Subject height was measured only in the pre-trial observation period. Body weight and WC were measured at each visit. WC was measured at the level of the umbilicus in the standing position. BMI was calculated on the basis of body weight and height. Blood pressure was measured in the morning during each visit, and systolic blood pressure and diastolic blood pressure were measured once in a sitting position with an electronic sphygmomanometer after a resting period of at least 10 min. The abdominal fat area measurements were performed according to the method described by Tokunaga et al. [30]. Specifically, a computed tomography scanning system (CT-W450, Hitachi Healthcare Systems, Inc., Tokyo, Japan) was used to obtain umbilical region cross-sectional images at baseline, and at eight and 12 weeks. The imaging settings were as follows: tube voltage, 120 kVp; mAs value, 90 mAs; window level, 0; and window width, 1000. For film photographs, visceral fat measurement software (Fat ScanTM Ver. 3.0, N2 System, Inc., Ibaraki, Japan) was used to calculate VFA, TFA, and SFA. Blood was drawn and urine samples were obtained from subjects after at least a 12-h fast at baseline, and at four, eight, and 12 weeks during the intervention, as well as during the post-intervention period. The blood parameters assessed included white blood cell count, red blood cell count, hemoglobin, hematocrit, platelet count, mean corpuscular volume (MCV), mean corpuscular hemoglobin, and mean corpuscular hemoglobin concentration. Blood was collected into tubes containing EDTA-2Na and centrifuged at 2000× g for 15 min at 4 °C to obtain plasma samples for HbA1c and glucose measurements. For measurements of total protein, albumin, total bilirubin, aspartate aminotransferase, alanine aminotransferase, lactate dehydrogenase, alkaline phosphatase, γ-glutamyl transferase, total cholesterol, high-density lipoprotein-cholesterol, low-density lipoprotein-cholesterol, triglyceride, uric acid, urea nitrogen, creatinine, sodium, chloride, and potassium, the blood samples were kept at room temperature for 15 min, and serum samples were obtained by centrifuging at 3000 rpm for 15 min at 4 °C. For urine samples, the following parameters were measured: specific gravity, pH, ketone bodies, occult blood reaction, urobilinogen, bilirubin, protein, and glucose. All blood and urine measurements were performed by Daiichi Kishimoto Clinical Laboratories, Inc. (Hokkaido, Japan).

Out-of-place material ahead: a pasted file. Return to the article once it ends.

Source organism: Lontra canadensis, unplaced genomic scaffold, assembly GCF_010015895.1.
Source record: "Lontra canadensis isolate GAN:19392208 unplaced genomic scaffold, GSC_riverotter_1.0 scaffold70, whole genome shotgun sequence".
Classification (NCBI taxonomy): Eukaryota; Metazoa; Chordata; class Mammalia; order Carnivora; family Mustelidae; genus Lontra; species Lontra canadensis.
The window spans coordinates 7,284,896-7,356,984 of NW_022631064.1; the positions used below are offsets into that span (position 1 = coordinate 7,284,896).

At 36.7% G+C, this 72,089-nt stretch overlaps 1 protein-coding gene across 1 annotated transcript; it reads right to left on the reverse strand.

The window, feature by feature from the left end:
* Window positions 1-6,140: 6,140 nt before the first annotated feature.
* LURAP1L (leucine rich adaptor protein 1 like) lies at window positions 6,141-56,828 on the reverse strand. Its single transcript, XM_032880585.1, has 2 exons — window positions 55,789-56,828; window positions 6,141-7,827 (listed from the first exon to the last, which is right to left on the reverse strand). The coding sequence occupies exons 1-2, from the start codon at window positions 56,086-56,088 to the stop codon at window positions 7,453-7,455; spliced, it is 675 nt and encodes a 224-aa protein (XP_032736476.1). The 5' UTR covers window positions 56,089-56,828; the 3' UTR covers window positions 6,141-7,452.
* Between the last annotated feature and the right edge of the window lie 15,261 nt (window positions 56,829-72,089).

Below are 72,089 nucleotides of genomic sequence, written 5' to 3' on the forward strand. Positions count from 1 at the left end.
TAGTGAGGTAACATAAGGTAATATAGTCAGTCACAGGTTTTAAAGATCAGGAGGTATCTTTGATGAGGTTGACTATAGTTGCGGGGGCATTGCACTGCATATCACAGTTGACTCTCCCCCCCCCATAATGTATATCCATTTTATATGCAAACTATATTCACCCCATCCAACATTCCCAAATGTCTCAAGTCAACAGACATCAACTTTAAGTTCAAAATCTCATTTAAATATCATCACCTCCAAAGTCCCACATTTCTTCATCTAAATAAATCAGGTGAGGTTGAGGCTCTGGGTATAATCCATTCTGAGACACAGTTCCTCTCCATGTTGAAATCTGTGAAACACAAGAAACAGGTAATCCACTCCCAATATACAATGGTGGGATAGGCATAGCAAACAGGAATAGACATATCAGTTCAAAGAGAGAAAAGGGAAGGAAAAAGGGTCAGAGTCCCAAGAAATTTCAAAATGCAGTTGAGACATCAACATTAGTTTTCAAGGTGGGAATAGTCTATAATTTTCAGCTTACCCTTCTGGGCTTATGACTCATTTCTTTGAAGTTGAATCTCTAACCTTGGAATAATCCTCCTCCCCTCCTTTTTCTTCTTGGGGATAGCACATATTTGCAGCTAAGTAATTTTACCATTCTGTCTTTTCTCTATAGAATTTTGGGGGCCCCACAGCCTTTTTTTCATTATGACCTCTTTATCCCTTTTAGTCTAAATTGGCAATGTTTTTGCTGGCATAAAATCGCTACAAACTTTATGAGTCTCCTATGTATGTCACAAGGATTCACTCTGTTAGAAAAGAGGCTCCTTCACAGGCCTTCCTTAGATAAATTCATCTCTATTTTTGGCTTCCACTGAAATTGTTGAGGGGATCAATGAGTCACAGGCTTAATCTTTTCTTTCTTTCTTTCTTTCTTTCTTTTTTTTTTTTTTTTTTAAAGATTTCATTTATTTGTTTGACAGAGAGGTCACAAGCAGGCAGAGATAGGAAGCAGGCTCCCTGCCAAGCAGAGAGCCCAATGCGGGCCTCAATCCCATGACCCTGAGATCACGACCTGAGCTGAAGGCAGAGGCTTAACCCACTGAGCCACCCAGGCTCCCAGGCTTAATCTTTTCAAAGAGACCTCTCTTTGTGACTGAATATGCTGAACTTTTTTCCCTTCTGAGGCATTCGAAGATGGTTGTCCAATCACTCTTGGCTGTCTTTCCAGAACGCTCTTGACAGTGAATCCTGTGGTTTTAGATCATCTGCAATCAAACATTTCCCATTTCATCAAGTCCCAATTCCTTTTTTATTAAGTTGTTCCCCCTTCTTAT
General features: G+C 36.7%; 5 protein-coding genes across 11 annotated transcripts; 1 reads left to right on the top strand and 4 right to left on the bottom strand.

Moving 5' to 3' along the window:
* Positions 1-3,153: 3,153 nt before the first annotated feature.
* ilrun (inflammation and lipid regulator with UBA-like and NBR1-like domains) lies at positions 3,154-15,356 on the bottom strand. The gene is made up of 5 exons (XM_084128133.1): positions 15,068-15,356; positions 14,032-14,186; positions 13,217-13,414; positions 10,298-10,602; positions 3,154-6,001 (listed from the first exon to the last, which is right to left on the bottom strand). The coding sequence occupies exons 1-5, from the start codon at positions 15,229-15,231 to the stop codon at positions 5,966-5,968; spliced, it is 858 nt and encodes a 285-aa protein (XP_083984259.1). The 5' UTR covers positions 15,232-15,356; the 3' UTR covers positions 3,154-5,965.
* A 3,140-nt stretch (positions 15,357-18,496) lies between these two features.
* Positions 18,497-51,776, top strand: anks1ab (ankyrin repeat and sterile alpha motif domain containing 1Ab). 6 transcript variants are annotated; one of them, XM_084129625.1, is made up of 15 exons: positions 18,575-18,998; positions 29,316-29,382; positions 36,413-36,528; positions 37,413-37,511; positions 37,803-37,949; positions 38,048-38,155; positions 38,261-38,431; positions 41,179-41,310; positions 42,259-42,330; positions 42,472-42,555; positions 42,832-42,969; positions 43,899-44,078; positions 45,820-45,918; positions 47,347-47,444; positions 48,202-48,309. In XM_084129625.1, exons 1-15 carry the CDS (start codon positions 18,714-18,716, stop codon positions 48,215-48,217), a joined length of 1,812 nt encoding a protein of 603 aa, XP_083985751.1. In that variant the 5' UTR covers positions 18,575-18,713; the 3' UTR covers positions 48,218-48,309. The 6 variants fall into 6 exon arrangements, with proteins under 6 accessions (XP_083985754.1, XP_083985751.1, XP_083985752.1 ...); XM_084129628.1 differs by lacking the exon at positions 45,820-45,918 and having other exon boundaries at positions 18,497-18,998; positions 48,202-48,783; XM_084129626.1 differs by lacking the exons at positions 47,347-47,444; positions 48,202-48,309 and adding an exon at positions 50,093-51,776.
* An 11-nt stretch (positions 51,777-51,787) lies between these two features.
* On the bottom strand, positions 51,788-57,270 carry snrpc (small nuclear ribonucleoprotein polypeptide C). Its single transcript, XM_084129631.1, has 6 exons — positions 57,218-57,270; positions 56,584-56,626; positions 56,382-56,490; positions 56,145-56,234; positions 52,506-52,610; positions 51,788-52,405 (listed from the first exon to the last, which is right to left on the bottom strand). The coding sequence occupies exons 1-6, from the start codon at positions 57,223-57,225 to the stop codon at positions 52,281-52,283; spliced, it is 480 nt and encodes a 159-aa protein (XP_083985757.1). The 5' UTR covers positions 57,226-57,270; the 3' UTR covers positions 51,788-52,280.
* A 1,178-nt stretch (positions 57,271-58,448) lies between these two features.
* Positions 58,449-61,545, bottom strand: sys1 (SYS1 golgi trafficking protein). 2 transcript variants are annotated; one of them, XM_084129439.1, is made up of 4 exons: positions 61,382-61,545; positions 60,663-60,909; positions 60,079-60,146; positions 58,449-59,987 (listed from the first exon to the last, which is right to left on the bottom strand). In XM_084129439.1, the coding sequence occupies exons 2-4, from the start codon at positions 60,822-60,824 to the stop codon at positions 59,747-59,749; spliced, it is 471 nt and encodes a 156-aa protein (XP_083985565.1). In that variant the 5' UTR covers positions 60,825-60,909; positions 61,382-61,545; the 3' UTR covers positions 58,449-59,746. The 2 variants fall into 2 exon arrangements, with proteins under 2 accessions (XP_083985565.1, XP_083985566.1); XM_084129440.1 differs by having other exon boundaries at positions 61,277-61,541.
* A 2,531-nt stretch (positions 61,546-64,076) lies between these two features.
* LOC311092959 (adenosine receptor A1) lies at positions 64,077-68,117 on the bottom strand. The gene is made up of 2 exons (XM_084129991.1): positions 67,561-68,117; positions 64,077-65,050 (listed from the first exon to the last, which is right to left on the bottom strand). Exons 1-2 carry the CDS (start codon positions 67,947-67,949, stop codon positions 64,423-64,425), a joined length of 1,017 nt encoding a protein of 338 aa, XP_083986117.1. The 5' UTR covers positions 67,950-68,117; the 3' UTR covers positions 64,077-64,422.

2.5. Dietary Record and Physical Activity

The daily diet and amounts of physical activity were assessed for the three days before the zero-week and twelve-week examinations performed by registered dietitians. Subjects recorded the details of their diet on a dietary recording form for 3 days and took pictures of all meals, to show that eating habits and exercise life did not change. Food content was analyzed on the basis of both the diet form and pictures by a dietician using Excel-Eiyou-kunTM Ver. 6 software (Kenpakusha, Tokyo, Japan), and the total calories and carbohydrate, fat, and protein intake were calculated. Moreover, starting three days before the zero-week and 12-week examinations, the subjects wore a pedometer (TANITA Corporation, Tokyo, Japan) and recorded their daily number of steps.

2.6. Adverse Events

Adverse events were evaluated by the principal physician on the basis of diaries kept by the subjects during the trial period, as well as interviews with subjects on examination day visits. Every day over the course of the 16 weeks spanning the intervention and post-intervention periods, the subjects recorded the times at which the test drink was consumed, as well as any subjective symptoms. Interviews by the principal investigator were conducted every four weeks during hospital visits. During these interviews, if subjects noted the appearance of adverse events, they were asked to record details, such as the type of symptom, time at which the symptom appeared, degree of symptom, measures taken, outcomes of the measures, and relationship of the symptom to the test drink in the case report form, and the causal relationship between the adverse events and test drink consumption was determined.

2.7. Statistical Analysis

All values are presented as mean ± standard deviation. Actual measured values are shown, and, for VFA, SFA, TFA, body weight, BMI, and WC, values at 12 weeks relative to those at zero weeks or baseline are also provided. The amounts of energy intake, protein, fat, carbohydrate, and daily steps at zero weeks and 12 weeks are presented as mean values calculated from measurements from three consecutive days. These mean values were used in subsequent analyses. For primary endpoint evaluation, Student’s t-test was used to test for significant differences when the data were normally distributed. For primary endpoint evaluation, we did not correct for multiplicity in tests for each time point, because the primary endpoint was initially set as the change at 12 weeks relative to baseline. We also performed repeated-measures ANOVA using a linear mixed model with fixed effects of test drink and time as main effects, and test drink × time as the interaction. The MIXED procedure (SAS) was used for linear mixed models, and the significance of the fixed effect was estimated using robust variance. The number of adverse events was assessed with Fisher’s exact test in all subjects. Statistical analyses were performed with SAS ver. 9.3 (SAS Institute, Cary, NC, USA). The significance level was set at 5% (two-sided), and p < 0.05 was considered statistically significant.